Author: Ralph Josiah Bardsley
Publisher: Bold Strokes Books
Length: 264 Pages
Category: Literary Fiction, LGBT Fiction
At a Glance: Brothers is another must read novel from an author whose writing voice speaks to me in a deeply gratifying way.
Reviewed By: Lisa
Blurb: At twenty-three, Jamus Cork’s plans are simple—graduate college, stay in New York City, and write. But those plans change when his parents are suddenly killed and he finds himself the guardian of his little brother, Nick. Jamus ends up back in the Boston neighborhood where he grew up, with a crying toddler on his knee and the challenge of building a new life for himself and the boy. Jamus somehow finds a way to navigate the ups and downs of single parenting, but over a decade of raising Nick, Jamus never truly overcomes his struggles with loneliness and the guilt he feels as the sole survivor of the crash that killed his parents. That changes when he meets bookishly handsome Sean Malloy. There’s a spark between the two men, but both must face down their own private demons to find love in the Irish enclave of South Boston.
Review: There’s a reason Ralph Josiah Bardsley’s debut novel, Brothers, was a Lambda Literary Award finalist. There’s a reason his second novel, The Photographer’s Truth, would be an uncontested winner next year, if I had anything to say about it. It’s the same reason this author has just become an absolute must-read for me from this day forward—Bardsley’s gift for telling stories that draw me into every emotion and detail and the subtle nuances in the way his characters react to and interact with one another is all-consuming. There’s a complexity to the stories he tells that doesn’t rely on exaggerated drama or manufactured conflict for the sake of added drama. Rather, this author’s narrative encompasses the commonality of human existence, things that on one level or another we can all read and think, me too.
Brothers tells the story of two men—Jamus Cork and Sean Malloy—and their respective families. Integral to these men, of course, is the relationship they each have with their brothers. These connections are foundational to who they are and how they meet each other, and those connections inform the entirety of this story, though their circumstances couldn’t be more dichotomous.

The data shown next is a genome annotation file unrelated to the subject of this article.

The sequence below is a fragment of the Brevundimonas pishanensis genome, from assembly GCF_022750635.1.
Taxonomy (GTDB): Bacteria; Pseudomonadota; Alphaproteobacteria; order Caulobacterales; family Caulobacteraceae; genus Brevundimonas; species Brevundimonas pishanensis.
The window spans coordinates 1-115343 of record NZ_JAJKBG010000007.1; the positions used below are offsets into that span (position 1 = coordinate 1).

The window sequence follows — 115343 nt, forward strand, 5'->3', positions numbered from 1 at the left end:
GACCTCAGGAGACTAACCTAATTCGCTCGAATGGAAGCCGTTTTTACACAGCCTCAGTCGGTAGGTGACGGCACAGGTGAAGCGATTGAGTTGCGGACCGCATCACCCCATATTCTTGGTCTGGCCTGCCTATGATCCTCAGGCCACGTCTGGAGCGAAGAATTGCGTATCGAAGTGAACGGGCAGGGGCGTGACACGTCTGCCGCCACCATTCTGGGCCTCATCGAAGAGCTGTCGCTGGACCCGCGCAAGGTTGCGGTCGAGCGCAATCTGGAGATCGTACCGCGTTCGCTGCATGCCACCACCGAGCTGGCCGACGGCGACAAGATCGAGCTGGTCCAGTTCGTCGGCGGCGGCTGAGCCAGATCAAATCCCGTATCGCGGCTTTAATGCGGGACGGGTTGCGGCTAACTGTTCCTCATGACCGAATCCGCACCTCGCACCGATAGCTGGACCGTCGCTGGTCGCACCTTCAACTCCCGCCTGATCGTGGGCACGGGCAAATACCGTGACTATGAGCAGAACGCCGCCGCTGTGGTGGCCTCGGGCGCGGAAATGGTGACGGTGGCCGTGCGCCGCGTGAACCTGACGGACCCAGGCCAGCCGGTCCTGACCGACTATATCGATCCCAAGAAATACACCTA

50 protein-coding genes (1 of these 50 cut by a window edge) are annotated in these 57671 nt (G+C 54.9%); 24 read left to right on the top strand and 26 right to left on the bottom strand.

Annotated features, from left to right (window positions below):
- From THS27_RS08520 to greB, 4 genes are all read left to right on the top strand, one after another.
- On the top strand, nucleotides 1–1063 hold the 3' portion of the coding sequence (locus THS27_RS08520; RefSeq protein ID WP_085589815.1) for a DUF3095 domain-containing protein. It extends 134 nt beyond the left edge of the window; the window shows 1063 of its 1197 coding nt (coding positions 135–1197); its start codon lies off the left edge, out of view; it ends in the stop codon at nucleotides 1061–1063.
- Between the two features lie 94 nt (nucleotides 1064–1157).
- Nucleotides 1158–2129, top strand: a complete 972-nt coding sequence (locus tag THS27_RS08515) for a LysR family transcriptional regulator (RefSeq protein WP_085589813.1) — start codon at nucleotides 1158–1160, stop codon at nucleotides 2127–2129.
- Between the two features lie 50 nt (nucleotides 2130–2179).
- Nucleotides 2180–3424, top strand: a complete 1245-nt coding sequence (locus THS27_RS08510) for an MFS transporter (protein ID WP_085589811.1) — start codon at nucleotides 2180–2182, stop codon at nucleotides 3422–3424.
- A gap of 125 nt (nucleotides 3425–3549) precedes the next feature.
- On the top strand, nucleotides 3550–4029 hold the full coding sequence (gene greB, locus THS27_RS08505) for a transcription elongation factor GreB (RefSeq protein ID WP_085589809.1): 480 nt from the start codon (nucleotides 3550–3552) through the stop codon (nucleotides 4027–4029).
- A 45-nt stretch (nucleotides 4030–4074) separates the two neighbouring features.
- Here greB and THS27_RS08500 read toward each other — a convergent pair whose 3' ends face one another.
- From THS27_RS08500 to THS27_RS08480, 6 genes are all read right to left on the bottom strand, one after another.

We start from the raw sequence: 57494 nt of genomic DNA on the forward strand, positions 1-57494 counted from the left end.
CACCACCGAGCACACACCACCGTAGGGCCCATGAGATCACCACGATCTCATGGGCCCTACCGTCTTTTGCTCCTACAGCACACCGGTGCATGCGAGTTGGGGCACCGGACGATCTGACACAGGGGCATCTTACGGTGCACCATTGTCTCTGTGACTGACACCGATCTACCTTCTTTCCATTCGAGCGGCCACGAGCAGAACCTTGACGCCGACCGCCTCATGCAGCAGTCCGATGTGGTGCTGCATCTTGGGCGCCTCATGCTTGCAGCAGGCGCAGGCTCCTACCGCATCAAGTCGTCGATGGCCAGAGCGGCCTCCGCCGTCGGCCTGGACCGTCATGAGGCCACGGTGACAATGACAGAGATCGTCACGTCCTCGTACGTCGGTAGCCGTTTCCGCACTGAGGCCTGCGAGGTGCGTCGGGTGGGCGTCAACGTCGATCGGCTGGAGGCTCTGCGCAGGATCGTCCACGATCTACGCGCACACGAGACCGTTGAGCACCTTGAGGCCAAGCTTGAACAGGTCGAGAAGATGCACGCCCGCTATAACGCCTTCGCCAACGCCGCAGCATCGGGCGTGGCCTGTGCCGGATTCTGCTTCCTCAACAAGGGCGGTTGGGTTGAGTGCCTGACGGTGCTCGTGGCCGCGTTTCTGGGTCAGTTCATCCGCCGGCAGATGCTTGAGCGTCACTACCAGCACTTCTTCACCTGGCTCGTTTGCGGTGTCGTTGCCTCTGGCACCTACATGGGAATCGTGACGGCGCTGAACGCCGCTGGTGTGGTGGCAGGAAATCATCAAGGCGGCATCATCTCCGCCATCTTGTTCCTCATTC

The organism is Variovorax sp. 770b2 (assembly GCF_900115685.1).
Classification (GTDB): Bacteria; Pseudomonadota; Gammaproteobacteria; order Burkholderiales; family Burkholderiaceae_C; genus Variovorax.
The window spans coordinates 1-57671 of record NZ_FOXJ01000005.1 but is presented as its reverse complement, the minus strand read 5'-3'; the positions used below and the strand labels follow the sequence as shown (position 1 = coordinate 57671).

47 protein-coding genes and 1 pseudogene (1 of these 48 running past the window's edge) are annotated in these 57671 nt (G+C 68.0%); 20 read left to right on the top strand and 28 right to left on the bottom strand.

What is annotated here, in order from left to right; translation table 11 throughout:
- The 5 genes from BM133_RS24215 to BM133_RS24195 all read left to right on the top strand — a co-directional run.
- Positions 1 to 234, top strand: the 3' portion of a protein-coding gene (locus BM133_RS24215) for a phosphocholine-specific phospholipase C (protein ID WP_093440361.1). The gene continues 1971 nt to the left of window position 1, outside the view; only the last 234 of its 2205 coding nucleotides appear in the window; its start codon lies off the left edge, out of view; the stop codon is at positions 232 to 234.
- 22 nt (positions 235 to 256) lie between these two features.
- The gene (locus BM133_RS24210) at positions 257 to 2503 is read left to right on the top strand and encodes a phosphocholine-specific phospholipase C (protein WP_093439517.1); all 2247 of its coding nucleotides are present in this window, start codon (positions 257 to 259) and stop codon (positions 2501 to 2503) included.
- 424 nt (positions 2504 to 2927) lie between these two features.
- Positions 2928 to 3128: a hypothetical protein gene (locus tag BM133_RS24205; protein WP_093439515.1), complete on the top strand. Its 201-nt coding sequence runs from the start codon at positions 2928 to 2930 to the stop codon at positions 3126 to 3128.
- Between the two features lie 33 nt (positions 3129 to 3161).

Nick, Jamus’s younger brother, is the fulcrum in the story, the boy who becomes a bridge of sorts between Jamus and Sean, and the source of Jamus’s crisis of confidence when the truth about their parents’ death is finally revealed. I loved the story-within-the-story way that Bardsley worried at this thread, and then the way that Nick came apart at the seams when he was forced to face that gravitational shift in a teenage world already skewed by virtue of him having a gay brother. Yeah, teenagers can be cruel pains in the ass, and Nick both experiences that cruelty first hand and then hands it out to Jamus at a dramatic highpoint in the story.
Sean’s family situation is a polar opposite to the Cork brothers. Mother, father, brother, two sisters, theirs is a blue collar Irish Catholic clan in South Boston. Sean’s the piece of the Malloy puzzle that doesn’t quite fit—bookish and college educated. And gay, though he’s having a difficult time coming to terms with that truth, and is terrified by the idea that his family’s concept of normal will never be his reality—that normal would be marrying him off to Grace Kinvara, the woman who is hopelessly in love with Sean. Sean’s relationship with his brother, Kevin, elevates this novel to another level of exceptional. And Kevin himself sets the bar of brotherhood to impossible highs. I adored him for being the hero Sean needed at the time Sean needed him most, and that unconditional love served to make their sister’s cruelty that much uglier.
Nick as lynchpin comes in the form of him being a student in Sean’s class; he is the one thing Sean and Jamus have in common, and while they initially meet because of Nick, their relationship grows independent of him, even as there’s some question in the wisdom of throwing that sort of a potential dilemma at a kid who already has issues at school. Nick’s best friend Matt is yet another amazing character who’s integral to this story. I may as well just go ahead and correct that, though. This author doesn’t write characters as much as he writes people. These aren’t cookie cutter reproductions of fictional stereotypes—they’re residents of a story that, even if they’re not reflective of your own personal narrative, they are reflective of a story we all know as fellow human beings.
Brothers is another must read novel from an author whose writing voice speaks to me in a deeply gratifying way–his storytelling style romances me more than his characters romance each other–so if you love literary fiction, both of his novels are exemplary of character driven storytelling.
You can buy Brothers here: